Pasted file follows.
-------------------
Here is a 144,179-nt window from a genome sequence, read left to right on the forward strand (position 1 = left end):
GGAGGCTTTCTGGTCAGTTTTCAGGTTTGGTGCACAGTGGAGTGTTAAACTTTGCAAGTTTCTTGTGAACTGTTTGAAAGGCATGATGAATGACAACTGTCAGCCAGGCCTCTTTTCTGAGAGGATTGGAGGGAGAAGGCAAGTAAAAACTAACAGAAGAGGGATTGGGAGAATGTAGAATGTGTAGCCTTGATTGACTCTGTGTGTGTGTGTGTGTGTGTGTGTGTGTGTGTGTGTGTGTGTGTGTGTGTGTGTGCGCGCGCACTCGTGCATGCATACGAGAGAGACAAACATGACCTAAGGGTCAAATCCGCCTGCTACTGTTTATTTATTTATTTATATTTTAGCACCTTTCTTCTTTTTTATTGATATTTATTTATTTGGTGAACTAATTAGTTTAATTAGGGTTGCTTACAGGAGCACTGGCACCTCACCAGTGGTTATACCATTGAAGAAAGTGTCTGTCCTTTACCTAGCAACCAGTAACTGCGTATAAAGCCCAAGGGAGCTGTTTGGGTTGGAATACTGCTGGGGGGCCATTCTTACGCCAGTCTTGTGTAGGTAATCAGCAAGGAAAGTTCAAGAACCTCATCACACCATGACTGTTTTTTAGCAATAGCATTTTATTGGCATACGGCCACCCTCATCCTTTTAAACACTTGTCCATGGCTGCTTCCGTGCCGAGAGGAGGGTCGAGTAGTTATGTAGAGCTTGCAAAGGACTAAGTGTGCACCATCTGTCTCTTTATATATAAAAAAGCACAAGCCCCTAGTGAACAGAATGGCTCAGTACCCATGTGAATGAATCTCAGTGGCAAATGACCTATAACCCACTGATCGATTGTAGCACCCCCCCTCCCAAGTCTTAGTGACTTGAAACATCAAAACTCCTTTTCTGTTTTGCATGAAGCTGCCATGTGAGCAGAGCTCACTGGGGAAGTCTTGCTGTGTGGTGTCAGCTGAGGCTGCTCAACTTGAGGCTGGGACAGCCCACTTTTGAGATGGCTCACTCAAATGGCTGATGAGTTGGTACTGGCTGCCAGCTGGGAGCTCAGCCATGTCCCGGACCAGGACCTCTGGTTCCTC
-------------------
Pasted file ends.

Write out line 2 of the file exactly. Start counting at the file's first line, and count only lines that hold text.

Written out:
GGAGGCTTTCTGGTCAGTTTTCAGGTTTGGTGCACAGTGGAGTGTTAAACTTTGCAAGTTTCTTGTGAACTGTTTGAAAGGCATGATGAATGACAACTGTCAGCCAGGCCTCTTTTCTGAGAGGATTGGAGGGAGAAGGCAAGTAAAAACTAACAGAAGAGGGATTGGGAGAATGTAGAATGTGTAGCCTTGATTGACTCTGTGTGTGTGTGTGTGTGTGTGTGTGTGTGTGTGTGTGTGTGTGTGTGTGTGTGTGCGCGCGCACTCGTGCATGCATACGAGAGAGACAAACATGACCTAAGGGTCAAATCCGCCTGCTACTGTTTATTTATTTATTTATATTTTAGCACCTTTCTTCTTTTTTATTGATATTTATTTATTTGGTGAACTAATTAGTTTAATTAGGGTTGCTTACAGGAGCACTGGCACCTCACCAGTGGTTATACCATTGAAGAAAGTGTCTGTCCTTTACCTAGCAACCAGTAACTGCGTATAAAGCCCAAGGGAGCTGTTTGGGTTGGAATACTGCTGGGGGGCCATTCTTACGCCAGTCTTGTGTAGGTAATCAGCAAGGAAAGTTCAAGAACCTCATCACACCATGACTGTTTTTTAGCAATAGCATTTTATTGGCATACGGCCACCCTCATCCTTTTAAACACTTGTCCATGGCTGCTTCCGTGCCGAGAGGAGGGTCGAGTAGTTATGTAGAGCTTGCAAAGGACTAAGTGTGCACCATCTGTCTCTTTATATATAAAAAAGCACAAGCCCCTAGTGAACAGAATGGCTCAGTACCCATGTGAATGAATCTCAGTGGCAAATGACCTATAACCCACTGATCGATTGTAGCACCCCCCCTCCCAAGTCTTAGTGACTTGAAACATCAAAACTCCTTTTCTGTTTTGCATGAAGCTGCCATGTGAGCAGAGCTCACTGGGGAAGTCTTGCTGTGTGGTGTCAGCTGAGGCTGCTCAACTTGAGGCTGGGACAGCCCACTTTTGAGATGGCTCACTCAAATGGCTGATGAGTTGGTACTGGCTGCCAGCTGGGAGCTCAGCCATGTCCCGGACCAGGACCTCTGGTTCCTC